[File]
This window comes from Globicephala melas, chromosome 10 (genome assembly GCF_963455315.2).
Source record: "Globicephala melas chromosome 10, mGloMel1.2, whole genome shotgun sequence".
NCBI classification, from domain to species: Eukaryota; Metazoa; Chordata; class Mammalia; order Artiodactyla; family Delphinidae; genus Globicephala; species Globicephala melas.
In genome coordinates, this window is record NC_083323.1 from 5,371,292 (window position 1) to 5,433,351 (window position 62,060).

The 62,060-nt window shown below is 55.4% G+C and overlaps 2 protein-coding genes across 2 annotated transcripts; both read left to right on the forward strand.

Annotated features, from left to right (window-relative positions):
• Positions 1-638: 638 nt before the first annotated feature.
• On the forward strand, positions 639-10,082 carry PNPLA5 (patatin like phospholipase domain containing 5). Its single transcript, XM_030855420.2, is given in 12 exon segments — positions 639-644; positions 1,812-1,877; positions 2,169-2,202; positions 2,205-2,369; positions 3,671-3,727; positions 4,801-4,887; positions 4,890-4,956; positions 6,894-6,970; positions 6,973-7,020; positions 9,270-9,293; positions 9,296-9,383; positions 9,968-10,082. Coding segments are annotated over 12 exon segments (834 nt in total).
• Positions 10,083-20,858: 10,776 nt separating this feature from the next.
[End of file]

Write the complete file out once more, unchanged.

This window comes from Globicephala melas, chromosome 10 (genome assembly GCF_963455315.2).
Source record: "Globicephala melas chromosome 10, mGloMel1.2, whole genome shotgun sequence".
NCBI classification, from domain to species: Eukaryota; Metazoa; Chordata; class Mammalia; order Artiodactyla; family Delphinidae; genus Globicephala; species Globicephala melas.
In genome coordinates, this window is record NC_083323.1 from 5,371,292 (window position 1) to 5,433,351 (window position 62,060).

The 62,060-nt window shown below is 55.4% G+C and overlaps 2 protein-coding genes across 2 annotated transcripts; both read left to right on the forward strand.

Annotated features, from left to right (window-relative positions):
• Positions 1-638: 638 nt before the first annotated feature.
• On the forward strand, positions 639-10,082 carry PNPLA5 (patatin like phospholipase domain containing 5). Its single transcript, XM_030855420.2, is given in 12 exon segments — positions 639-644; positions 1,812-1,877; positions 2,169-2,202; positions 2,205-2,369; positions 3,671-3,727; positions 4,801-4,887; positions 4,890-4,956; positions 6,894-6,970; positions 6,973-7,020; positions 9,270-9,293; positions 9,296-9,383; positions 9,968-10,082. Coding segments are annotated over 12 exon segments (834 nt in total).
• Positions 10,083-20,858: 10,776 nt separating this feature from the next.